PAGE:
I really need to finish up this site.

Anyway, that was for free. Actually, there was something I’ve been meaning to write about since yesterday. My husband and I argue and discuss odd subjects. From time to time, we’ll argue about the meaning of the word. For example, I once tried to use “cleave” in a story as I described something separating (this was a while back, I don’t remember, OK?). My editor cut it out, looking at me weirdly, saying that not everyone knew what cleave meant. I told my husband (a copy editor) about it later on, and he looked at me weirdly, thinking that cleave meant to put together. Turned out we were both right – the modern translation of the word means to separate, while the old version (like the version used in the Bible) means to put together.

So yesterday, we were wrapping up a weekend that was mostly spent together (except for Saturday night, when he worked and I cleaned) and I was telling him how sexy he looked in his “wifebeater.” This was to say he looked sexy in those tight white tank tops that guys wear as underwear. Then we began discussing the origins of the nickname. He theorized that perhaps the nickname came from episodes of Cops and other reality TV shows that showed domestic violence suspects (wearing the aforementioned tank tops) being arrested after allegedly beating their wives and voila – a nickname was born.

Now, let me just add this disclaimer: I do not, in any way, condone domestic violence, wifebeating or the nickname “wifebeaters.” I am merely posting the results of my research on the origins of the nickname and my own personal experience with it.

That said, Trinity and I did a Google search on the term and found this blog post from PlanetDan:

I was at Target over my lunch break (to pick up the Gilmore Girls Season 2 Box Set – Yippee). Sometimes going to discount chain stores is like visiting the zoo. It’s like watching wild animals in their natural habitat, only for dumb humans. For instance, I got to watch (and photograph) a fun exchange between a couple frumpy clueless women and this older-than-average Target employee. Seemingly unaware that the term “Wifebeaters” was not a brand name akin to Fruit of the Loom or Hanes, they caused quite a hullabaloo that went something like this:

Trashy lady: “Scuse me, you got Wifebeaters?”
Elderly Target employee: “Whitebeaters?”
Trashy lady: “No, Wifebeaters.”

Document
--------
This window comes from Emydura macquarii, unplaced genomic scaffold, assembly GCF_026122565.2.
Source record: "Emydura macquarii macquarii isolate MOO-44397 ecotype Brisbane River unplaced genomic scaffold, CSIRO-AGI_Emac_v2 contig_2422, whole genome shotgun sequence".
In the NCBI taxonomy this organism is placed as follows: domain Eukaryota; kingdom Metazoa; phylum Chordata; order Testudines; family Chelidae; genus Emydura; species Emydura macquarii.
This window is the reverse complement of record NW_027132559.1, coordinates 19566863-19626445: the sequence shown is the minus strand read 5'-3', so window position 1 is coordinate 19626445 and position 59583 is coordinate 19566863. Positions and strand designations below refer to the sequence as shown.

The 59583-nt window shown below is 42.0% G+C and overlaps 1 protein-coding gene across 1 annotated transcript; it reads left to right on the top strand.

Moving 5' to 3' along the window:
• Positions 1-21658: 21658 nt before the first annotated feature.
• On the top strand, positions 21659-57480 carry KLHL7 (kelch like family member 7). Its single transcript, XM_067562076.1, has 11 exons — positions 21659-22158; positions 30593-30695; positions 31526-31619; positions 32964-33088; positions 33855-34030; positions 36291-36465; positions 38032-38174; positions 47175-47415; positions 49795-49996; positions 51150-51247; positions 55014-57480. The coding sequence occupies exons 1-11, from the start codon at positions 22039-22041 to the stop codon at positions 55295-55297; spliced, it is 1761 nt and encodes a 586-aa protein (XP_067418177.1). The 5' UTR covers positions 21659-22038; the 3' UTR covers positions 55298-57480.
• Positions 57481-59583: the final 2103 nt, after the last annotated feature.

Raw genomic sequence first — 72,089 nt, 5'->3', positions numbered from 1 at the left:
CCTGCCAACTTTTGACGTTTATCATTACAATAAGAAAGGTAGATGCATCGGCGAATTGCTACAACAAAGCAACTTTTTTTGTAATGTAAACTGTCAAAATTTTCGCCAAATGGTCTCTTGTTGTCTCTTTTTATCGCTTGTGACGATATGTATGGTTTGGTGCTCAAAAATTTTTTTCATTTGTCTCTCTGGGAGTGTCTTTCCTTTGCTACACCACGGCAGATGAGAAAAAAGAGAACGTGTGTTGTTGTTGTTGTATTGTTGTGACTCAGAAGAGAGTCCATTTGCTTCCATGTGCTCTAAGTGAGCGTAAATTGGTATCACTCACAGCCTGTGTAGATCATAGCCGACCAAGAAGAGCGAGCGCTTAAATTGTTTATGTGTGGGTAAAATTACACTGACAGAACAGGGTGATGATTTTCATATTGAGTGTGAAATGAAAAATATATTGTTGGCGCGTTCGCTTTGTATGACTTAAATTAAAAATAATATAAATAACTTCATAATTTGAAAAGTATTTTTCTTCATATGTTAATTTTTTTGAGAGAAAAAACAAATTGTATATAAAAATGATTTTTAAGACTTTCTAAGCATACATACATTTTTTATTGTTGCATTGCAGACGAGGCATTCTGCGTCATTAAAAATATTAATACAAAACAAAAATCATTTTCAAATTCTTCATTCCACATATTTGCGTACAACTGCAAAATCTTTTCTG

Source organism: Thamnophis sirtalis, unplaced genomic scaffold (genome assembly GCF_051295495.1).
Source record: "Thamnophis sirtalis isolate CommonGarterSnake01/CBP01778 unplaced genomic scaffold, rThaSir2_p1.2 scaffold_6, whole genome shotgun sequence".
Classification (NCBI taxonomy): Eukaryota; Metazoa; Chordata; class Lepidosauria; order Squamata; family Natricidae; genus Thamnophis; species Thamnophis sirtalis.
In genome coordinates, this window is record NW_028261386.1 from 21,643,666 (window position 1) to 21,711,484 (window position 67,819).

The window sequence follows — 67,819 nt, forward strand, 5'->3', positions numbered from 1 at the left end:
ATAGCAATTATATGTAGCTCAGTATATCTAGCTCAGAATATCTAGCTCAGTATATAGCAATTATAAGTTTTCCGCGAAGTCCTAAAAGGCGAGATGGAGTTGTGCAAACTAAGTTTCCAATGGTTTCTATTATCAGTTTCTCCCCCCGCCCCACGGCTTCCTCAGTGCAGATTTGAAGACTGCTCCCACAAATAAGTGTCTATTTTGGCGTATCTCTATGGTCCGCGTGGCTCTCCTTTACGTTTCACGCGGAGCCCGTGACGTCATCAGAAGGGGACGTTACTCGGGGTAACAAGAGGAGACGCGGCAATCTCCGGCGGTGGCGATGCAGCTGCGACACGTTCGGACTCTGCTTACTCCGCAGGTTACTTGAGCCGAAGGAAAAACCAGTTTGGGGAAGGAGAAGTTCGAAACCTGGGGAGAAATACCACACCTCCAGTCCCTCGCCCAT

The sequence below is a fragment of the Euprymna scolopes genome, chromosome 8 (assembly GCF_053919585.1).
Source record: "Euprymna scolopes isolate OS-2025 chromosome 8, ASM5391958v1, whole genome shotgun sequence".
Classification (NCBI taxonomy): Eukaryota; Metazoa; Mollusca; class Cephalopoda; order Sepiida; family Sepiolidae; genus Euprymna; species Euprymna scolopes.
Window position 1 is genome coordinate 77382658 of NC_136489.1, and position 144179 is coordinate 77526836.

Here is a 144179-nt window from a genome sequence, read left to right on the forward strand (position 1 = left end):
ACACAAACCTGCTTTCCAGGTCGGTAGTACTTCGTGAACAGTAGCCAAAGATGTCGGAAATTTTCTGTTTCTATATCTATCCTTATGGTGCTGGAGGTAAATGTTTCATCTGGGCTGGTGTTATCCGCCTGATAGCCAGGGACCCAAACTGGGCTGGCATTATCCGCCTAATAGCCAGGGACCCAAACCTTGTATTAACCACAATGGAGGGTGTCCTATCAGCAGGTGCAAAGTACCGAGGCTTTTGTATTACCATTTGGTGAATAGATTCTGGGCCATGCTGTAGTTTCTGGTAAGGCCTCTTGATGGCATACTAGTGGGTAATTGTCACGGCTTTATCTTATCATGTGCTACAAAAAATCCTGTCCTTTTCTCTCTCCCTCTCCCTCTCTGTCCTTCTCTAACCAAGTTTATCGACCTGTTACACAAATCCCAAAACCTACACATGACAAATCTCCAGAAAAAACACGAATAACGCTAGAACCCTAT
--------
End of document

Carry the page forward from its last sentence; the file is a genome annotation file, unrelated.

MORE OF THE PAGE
Elderly Target employee: “I dunno let me check.” Gets on walkie talkie. *beep* “Frank? Do we carry Whitebeaters?”
Frank: *beep* “Whitebeaters?”
Trashy lady: “No, Wifebeaters, W-I-F-E, Wife, like as in you beat your wife.”
Elderly Target employee: “Oh goodness, oh my, I don’t think we carry anything like that.”
Trashy lady: “They are T-shirts. I was told to get Wifebeater T-shirts.”
Elderly Target employee: “Oh, well you may want to try Walmart.”

Where else could I have witnessed that?

OHMIGOD. Talk about hysterical laughter. Trinity told me I needed to save that for my blog. Anyway, the theory makes sense, considering an experience we had a few years ago when I was a Pulliam Fellow/intern at the Arizona Republic. Trinity and our friend Rita came to visit me in Phoenix, and I had dragged them up to Sedona. We had stopped for some of the misters at a restaurant (oh yeah, and food), and Trinity had gone to the bathroom. An elderly lady came up to Rita and I at our table and warned us that Trinity (being a black man in a “wifebeater”) looked like a – you guessed, a wifebeater. She was urgent and totally sincere, kept telling me that she knew “his type” because she worked as a volunteer at an emergency shelter, taking calls from domestic violence victims. Rita and I didn’t know whether to laugh or get angry, and actually, neither did Trinity – he is so far from that whole stereotype that its, dude, its not even possible. Anyway, I think I have an old picture from that time.

LOL. Trinity doesn’t even like wearing stuff like that – “wifebeaters” or do-rags – outside our apartment. It just happened to three-digit degree weather at that time. *shrug* FYI, the tank tops are actually called “A-line shirts” by Fruit of the Loom and Hanes, just so none of you actually go into a store looking for a “wifebeater.”